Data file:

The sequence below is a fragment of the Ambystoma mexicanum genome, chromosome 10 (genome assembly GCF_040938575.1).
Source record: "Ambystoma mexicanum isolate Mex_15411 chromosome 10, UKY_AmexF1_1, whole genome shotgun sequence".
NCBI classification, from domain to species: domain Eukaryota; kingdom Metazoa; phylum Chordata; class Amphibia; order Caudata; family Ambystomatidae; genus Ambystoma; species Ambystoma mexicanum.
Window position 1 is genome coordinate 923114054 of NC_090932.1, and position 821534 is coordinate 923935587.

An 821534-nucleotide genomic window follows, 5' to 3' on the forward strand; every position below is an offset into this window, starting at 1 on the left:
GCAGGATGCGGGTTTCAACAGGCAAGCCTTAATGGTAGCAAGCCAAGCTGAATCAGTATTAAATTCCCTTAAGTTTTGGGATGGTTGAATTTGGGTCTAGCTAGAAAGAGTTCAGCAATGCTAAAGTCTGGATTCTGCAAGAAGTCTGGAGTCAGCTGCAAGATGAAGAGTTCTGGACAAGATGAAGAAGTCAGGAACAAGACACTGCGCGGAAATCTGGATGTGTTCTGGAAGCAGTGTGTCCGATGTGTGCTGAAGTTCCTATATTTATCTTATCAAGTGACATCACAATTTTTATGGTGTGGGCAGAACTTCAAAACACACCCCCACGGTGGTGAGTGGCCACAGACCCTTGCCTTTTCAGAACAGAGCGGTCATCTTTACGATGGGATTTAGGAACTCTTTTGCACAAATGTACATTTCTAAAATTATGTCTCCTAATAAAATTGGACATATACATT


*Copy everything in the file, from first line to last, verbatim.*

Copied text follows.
The sequence below is a fragment of the Ambystoma mexicanum genome, chromosome 10 (genome assembly GCF_040938575.1).
Source record: "Ambystoma mexicanum isolate Mex_15411 chromosome 10, UKY_AmexF1_1, whole genome shotgun sequence".
NCBI classification, from domain to species: domain Eukaryota; kingdom Metazoa; phylum Chordata; class Amphibia; order Caudata; family Ambystomatidae; genus Ambystoma; species Ambystoma mexicanum.
Window position 1 is genome coordinate 923114054 of NC_090932.1, and position 821534 is coordinate 923935587.

An 821534-nucleotide genomic window follows, 5' to 3' on the forward strand; every position below is an offset into this window, starting at 1 on the left:
GCAGGATGCGGGTTTCAACAGGCAAGCCTTAATGGTAGCAAGCCAAGCTGAATCAGTATTAAATTCCCTTAAGTTTTGGGATGGTTGAATTTGGGTCTAGCTAGAAAGAGTTCAGCAATGCTAAAGTCTGGATTCTGCAAGAAGTCTGGAGTCAGCTGCAAGATGAAGAGTTCTGGACAAGATGAAGAAGTCAGGAACAAGACACTGCGCGGAAATCTGGATGTGTTCTGGAAGCAGTGTGTCCGATGTGTGCTGAAGTTCCTATATTTATCTTATCAAGTGACATCACAATTTTTATGGTGTGGGCAGAACTTCAAAACACACCCCCACGGTGGTGAGTGGCCACAGACCCTTGCCTTTTCAGAACAGAGCGGTCATCTTTACGATGGGATTTAGGAACTCTTTTGCACAAATGTACATTTCTAAAATTATGTCTCCTAATAAAATTGGACATATACATT